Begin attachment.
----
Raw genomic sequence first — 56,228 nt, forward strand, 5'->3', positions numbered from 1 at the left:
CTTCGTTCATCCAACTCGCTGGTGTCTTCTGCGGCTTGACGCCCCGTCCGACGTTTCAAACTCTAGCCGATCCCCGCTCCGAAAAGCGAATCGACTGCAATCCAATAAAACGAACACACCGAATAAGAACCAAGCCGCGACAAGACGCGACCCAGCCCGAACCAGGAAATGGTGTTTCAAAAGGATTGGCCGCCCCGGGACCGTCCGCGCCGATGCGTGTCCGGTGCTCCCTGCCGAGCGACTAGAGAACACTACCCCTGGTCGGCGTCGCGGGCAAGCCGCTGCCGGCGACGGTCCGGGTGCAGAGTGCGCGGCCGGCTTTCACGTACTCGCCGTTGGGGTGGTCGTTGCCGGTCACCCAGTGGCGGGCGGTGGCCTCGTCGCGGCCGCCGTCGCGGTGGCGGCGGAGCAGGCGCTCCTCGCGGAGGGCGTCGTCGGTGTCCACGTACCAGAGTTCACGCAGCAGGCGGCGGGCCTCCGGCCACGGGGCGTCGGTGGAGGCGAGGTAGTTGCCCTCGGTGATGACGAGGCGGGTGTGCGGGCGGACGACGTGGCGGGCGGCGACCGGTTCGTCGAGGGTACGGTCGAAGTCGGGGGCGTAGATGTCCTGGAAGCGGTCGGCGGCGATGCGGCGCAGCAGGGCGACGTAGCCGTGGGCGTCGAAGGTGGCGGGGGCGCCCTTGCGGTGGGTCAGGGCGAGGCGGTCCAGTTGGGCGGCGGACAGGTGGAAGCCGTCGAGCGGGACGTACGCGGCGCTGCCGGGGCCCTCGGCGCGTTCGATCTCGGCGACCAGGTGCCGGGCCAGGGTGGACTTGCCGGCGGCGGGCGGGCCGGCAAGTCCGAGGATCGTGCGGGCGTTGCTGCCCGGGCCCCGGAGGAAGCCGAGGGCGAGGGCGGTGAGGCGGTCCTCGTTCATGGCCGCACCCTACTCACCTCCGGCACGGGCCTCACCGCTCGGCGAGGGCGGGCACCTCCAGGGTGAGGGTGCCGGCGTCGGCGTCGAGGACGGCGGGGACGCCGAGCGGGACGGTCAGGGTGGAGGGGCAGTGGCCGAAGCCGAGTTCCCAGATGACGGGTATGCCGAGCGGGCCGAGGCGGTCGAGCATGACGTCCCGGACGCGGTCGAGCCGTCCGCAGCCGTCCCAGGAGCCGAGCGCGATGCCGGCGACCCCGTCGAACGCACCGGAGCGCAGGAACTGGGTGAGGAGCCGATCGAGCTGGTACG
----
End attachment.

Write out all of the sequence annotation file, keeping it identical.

Raw genomic sequence first — 56,228 nt, forward strand, 5'->3', positions numbered from 1 at the left:
CTTCGTTCATCCAACTCGCTGGTGTCTTCTGCGGCTTGACGCCCCGTCCGACGTTTCAAACTCTAGCCGATCCCCGCTCCGAAAAGCGAATCGACTGCAATCCAATAAAACGAACACACCGAATAAGAACCAAGCCGCGACAAGACGCGACCCAGCCCGAACCAGGAAATGGTGTTTCAAAAGGATTGGCCGCCCCGGGACCGTCCGCGCCGATGCGTGTCCGGTGCTCCCTGCCGAGCGACTAGAGAACACTACCCCTGGTCGGCGTCGCGGGCAAGCCGCTGCCGGCGACGGTCCGGGTGCAGAGTGCGCGGCCGGCTTTCACGTACTCGCCGTTGGGGTGGTCGTTGCCGGTCACCCAGTGGCGGGCGGTGGCCTCGTCGCGGCCGCCGTCGCGGTGGCGGCGGAGCAGGCGCTCCTCGCGGAGGGCGTCGTCGGTGTCCACGTACCAGAGTTCACGCAGCAGGCGGCGGGCCTCCGGCCACGGGGCGTCGGTGGAGGCGAGGTAGTTGCCCTCGGTGATGACGAGGCGGGTGTGCGGGCGGACGACGTGGCGGGCGGCGACCGGTTCGTCGAGGGTACGGTCGAAGTCGGGGGCGTAGATGTCCTGGAAGCGGTCGGCGGCGATGCGGCGCAGCAGGGCGACGTAGCCGTGGGCGTCGAAGGTGGCGGGGGCGCCCTTGCGGTGGGTCAGGGCGAGGCGGTCCAGTTGGGCGGCGGACAGGTGGAAGCCGTCGAGCGGGACGTACGCGGCGCTGCCGGGGCCCTCGGCGCGTTCGATCTCGGCGACCAGGTGCCGGGCCAGGGTGGACTTGCCGGCGGCGGGCGGGCCGGCAAGTCCGAGGATCGTGCGGGCGTTGCTGCCCGGGCCCCGGAGGAAGCCGAGGGCGAGGGCGGTGAGGCGGTCCTCGTTCATGGCCGCACCCTACTCACCTCCGGCACGGGCCTCACCGCTCGGCGAGGGCGGGCACCTCCAGGGTGAGGGTGCCGGCGTCGGCGTCGAGGACGGCGGGGACGCCGAGCGGGACGGTCAGGGTGGAGGGGCAGTGGCCGAAGCCGAGTTCCCAGATGACGGGTATGCCGAGCGGGCCGAGGCGGTCGAGCATGACGTCCCGGACGCGGTCGAGCCGTCCGCAGCCGTCCCAGGAGCCGAGCGCGATGCCGGCGACCCCGTCGAACGCACCGGAGCGCAGGAACTGGGTGAGGAGCCGATCGAGCTGGTACG